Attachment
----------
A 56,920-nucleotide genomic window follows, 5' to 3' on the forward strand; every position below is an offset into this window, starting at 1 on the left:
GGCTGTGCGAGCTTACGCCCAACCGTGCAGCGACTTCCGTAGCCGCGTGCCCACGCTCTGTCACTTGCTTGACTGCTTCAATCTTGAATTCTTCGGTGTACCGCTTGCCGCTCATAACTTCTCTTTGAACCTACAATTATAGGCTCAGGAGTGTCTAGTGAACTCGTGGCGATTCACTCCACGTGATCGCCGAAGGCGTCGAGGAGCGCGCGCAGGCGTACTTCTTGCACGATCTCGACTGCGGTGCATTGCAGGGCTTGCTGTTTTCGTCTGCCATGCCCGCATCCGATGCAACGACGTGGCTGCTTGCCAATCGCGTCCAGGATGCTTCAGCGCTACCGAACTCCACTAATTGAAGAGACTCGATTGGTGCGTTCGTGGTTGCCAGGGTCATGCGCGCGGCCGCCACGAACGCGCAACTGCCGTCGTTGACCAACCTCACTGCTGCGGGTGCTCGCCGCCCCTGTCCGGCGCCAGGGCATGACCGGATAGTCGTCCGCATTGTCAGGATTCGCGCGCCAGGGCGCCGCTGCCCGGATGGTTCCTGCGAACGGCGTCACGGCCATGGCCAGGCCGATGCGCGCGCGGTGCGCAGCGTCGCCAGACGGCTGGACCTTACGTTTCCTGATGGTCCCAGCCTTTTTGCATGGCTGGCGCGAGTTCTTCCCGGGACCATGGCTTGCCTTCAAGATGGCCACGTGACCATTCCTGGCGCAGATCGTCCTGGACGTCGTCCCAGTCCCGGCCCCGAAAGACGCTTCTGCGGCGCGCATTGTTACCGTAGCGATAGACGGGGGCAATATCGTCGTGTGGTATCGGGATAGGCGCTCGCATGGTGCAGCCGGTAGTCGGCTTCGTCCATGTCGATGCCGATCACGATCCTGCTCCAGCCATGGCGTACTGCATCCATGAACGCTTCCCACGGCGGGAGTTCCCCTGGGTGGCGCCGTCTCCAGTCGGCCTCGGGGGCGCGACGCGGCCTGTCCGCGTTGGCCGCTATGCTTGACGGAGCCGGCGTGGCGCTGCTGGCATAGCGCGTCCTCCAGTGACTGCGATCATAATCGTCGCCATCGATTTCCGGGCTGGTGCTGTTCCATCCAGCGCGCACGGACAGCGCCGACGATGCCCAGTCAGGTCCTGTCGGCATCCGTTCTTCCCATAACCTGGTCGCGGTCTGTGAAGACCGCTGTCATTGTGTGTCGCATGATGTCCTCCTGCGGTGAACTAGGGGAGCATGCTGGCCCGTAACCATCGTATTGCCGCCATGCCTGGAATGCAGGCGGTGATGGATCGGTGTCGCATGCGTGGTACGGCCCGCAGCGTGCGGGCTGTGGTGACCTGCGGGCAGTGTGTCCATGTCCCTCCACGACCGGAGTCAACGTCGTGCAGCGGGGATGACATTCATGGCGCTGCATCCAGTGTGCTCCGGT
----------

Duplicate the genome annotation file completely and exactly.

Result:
A 56,920-nucleotide genomic window follows, 5' to 3' on the forward strand; every position below is an offset into this window, starting at 1 on the left:
GGCTGTGCGAGCTTACGCCCAACCGTGCAGCGACTTCCGTAGCCGCGTGCCCACGCTCTGTCACTTGCTTGACTGCTTCAATCTTGAATTCTTCGGTGTACCGCTTGCCGCTCATAACTTCTCTTTGAACCTACAATTATAGGCTCAGGAGTGTCTAGTGAACTCGTGGCGATTCACTCCACGTGATCGCCGAAGGCGTCGAGGAGCGCGCGCAGGCGTACTTCTTGCACGATCTCGACTGCGGTGCATTGCAGGGCTTGCTGTTTTCGTCTGCCATGCCCGCATCCGATGCAACGACGTGGCTGCTTGCCAATCGCGTCCAGGATGCTTCAGCGCTACCGAACTCCACTAATTGAAGAGACTCGATTGGTGCGTTCGTGGTTGCCAGGGTCATGCGCGCGGCCGCCACGAACGCGCAACTGCCGTCGTTGACCAACCTCACTGCTGCGGGTGCTCGCCGCCCCTGTCCGGCGCCAGGGCATGACCGGATAGTCGTCCGCATTGTCAGGATTCGCGCGCCAGGGCGCCGCTGCCCGGATGGTTCCTGCGAACGGCGTCACGGCCATGGCCAGGCCGATGCGCGCGCGGTGCGCAGCGTCGCCAGACGGCTGGACCTTACGTTTCCTGATGGTCCCAGCCTTTTTGCATGGCTGGCGCGAGTTCTTCCCGGGACCATGGCTTGCCTTCAAGATGGCCACGTGACCATTCCTGGCGCAGATCGTCCTGGACGTCGTCCCAGTCCCGGCCCCGAAAGACGCTTCTGCGGCGCGCATTGTTACCGTAGCGATAGACGGGGGCAATATCGTCGTGTGGTATCGGGATAGGCGCTCGCATGGTGCAGCCGGTAGTCGGCTTCGTCCATGTCGATGCCGATCACGATCCTGCTCCAGCCATGGCGTACTGCATCCATGAACGCTTCCCACGGCGGGAGTTCCCCTGGGTGGCGCCGTCTCCAGTCGGCCTCGGGGGCGCGACGCGGCCTGTCCGCGTTGGCCGCTATGCTTGACGGAGCCGGCGTGGCGCTGCTGGCATAGCGCGTCCTCCAGTGACTGCGATCATAATCGTCGCCATCGATTTCCGGGCTGGTGCTGTTCCATCCAGCGCGCACGGACAGCGCCGACGATGCCCAGTCAGGTCCTGTCGGCATCCGTTCTTCCCATAACCTGGTCGCGGTCTGTGAAGACCGCTGTCATTGTGTGTCGCATGATGTCCTCCTGCGGTGAACTAGGGGAGCATGCTGGCCCGTAACCATCGTATTGCCGCCATGCCTGGAATGCAGGCGGTGATGGATCGGTGTCGCATGCGTGGTACGGCCCGCAGCGTGCGGGCTGTGGTGACCTGCGGGCAGTGTGTCCATGTCCCTCCACGACCGGAGTCAACGTCGTGCAGCGGGGATGACATTCATGGCGCTGCATCCAGTGTGCTCCGGT